North Texas’ Clean Air Action Day: Community Steps Up Its Clean Air Game

BY ON July 13, 2011

This piece was cross-posted at The Houston, Texas Examiner

We can all do something to help improve air quality. This is the message of the Air North Texas campaign and the impetus behind their annual Clean Air Action Day. On July 7th from 7 a.m. to 7 p.m. (, North Texans are encouraged to take a pledge to take action, preferably an action they’ve never taken before, to “go green, breathe clean.”

According to Mindy Mize, Program Manager with the North Central Texas Council of Governments and coordinator for Dallas-Fort Worth’s Clean Cities program,

the Air North Texas campaign was designed to provide the citizens of North Texas simple ideas on how they can improve air quality, since we are in serious nonattainment for the pollutant ozone as designated by the Environmental Protection Agency

She expressed the campaign’s hope that North Texans will see how easy and simple it is to contribute to cleaner air and will want to do it not only for Ozone Season, but all year.

The idea of a Clean Air Action Day was hatched in 2007 and launched in 2008. This year the Texas Clean Air Coalition, one of the many Air North Texas partners, wanted to add an ozone awareness event. They held an alternative fuels expo where they sought to educate public agencies and businesses with large fleets and the public about clean vehicle and fuel opportunities. This event, held at one of the stops on Fort Worth’s Trinity Railway Express line, included a barbeque lunch and a panel discussion lead by alternative energy professionals and media. A crowd of over 200, who were encouraged to arrive by transit, got the opportunity to test drive alternative fueled vehicles (the Nissan Leaf and the Chevy Volt were on display); check out a propane-powered lawn mower; and behold municipal alternative vehicles like Fort Worth’s new city bus that runs on compressed natural gas and a diesel-electric hybrid school bus. (See Star-Telegram’s coverage of the event HERE).

The crux of the Clean Air Action Day message is that every single person must do their part, and if each person takes one or two small steps, the air quality in their area will improve. North Texans were encouraged to take a pledge to participate on Clean Air Action Day to do one or more of the following–

  • Carpool
  • Use mass transit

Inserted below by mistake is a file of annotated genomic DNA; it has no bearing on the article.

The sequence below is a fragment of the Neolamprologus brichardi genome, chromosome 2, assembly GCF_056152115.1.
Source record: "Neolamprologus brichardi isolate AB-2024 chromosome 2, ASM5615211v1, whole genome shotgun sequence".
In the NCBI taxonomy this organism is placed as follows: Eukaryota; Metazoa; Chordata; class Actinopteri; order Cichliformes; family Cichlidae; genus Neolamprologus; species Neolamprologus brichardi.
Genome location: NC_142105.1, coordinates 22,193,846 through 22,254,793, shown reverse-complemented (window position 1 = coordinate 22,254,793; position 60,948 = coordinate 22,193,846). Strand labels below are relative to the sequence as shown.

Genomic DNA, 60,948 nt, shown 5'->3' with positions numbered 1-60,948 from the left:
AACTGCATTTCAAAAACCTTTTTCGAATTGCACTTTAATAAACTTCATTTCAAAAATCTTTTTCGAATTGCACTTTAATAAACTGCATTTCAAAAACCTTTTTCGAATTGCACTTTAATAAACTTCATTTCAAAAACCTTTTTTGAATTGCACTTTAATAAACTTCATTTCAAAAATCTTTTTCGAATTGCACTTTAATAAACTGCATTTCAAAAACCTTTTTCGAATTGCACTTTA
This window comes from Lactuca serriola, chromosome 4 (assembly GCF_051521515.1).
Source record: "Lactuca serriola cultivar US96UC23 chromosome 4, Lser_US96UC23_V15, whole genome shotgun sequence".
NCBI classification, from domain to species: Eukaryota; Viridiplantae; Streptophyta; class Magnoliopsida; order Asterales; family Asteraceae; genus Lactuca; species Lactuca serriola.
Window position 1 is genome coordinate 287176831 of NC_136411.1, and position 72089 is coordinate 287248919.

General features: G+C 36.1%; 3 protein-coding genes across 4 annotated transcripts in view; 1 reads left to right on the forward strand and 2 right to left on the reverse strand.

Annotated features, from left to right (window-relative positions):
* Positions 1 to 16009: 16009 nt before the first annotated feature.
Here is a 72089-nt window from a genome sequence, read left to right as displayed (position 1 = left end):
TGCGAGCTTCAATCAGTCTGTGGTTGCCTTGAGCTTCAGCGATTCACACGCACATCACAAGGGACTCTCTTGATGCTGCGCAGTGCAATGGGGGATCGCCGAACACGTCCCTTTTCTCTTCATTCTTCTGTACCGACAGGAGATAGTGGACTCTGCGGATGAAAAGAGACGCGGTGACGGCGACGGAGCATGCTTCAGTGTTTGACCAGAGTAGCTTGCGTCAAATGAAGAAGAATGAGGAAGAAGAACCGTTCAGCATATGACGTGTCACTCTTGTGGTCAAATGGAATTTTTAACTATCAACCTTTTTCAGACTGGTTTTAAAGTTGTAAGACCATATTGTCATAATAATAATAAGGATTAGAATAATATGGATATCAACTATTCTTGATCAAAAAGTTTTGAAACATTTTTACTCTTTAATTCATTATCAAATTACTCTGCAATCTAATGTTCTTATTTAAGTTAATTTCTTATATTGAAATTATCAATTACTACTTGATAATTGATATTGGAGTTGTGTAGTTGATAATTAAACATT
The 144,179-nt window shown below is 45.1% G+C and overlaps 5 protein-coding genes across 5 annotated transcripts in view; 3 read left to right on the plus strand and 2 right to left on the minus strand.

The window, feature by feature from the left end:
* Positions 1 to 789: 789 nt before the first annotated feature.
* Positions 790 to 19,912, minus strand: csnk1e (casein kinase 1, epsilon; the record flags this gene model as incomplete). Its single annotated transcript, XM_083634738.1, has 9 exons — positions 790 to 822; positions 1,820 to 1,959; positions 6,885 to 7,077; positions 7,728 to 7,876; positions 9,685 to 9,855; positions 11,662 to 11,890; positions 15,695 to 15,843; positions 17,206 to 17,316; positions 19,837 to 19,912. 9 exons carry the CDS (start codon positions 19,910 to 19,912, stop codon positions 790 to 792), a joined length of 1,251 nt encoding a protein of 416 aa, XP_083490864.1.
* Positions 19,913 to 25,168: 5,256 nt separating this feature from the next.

• Biking or walking
  • Take lunch to work or summer activities
  • Observe speed limits
  • Combine trips or planning drive-less trips
  • Avoid idling
  • Use technology—teleconferencing video conferencing—to reduce trips for meetings
  • Report smoking or polluting vehicles
  • Stay up-to-date on car maintenance, state emissions and safety inspections
  • Switch to compact florescent light bulbs
  • Invest and use reusable water and coffee bottles
  • Spread the word

North Texas has a great thing going. Their commitment to informing the public and effectuating change on the grassroots level is commendable. I reported earlier this summer about The North Texas Clean Air Coalition’s 2011 Commuter Challenge.  This is another yearly event that draws North Texans into the clean air fight, by encouraging commuters to leave their cars at home.

The more the public is aware of our clean air challenges locally, the better equipped we are to bring about big-impact changes statewide. To be certain, we Texans have much bigger fish to fry on the air pollution front. Since Texas has major pollution issues, proactivity and responsibility are key on every level.  While we are riding our bikes and taking our lunches to work, we also need to be cognizant of the 19 coal-fired power plants spewing toxins into our air. We need to be watching out for the ten additional coal-fired plants that are in various stages of permitting and construction– Can everyone say, White Stallion? While we are championing alternative fuels and changing the way we live to better impact our air, we also need to step up and demand that our electricity providers do the same.

I appreciate and applaud the awesome efforts of the North Central Texas Council of Governments and all of the partners behind Air North Texas. Every year, they have stepped-up their clean air game. If activism begins at home, then the Air North Texas campaign  is reaching and drawing citizenry to the clean air cause and moving them in the direction of activism on behalf of the entire state.

Cross-posted at Mom’s Clean Air Force!

Join the Moms Clean Air Force. And let the EPA know what you think about their proposed rules.

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TOPICS: Activism, Ozone, Pollution, Soot, Texas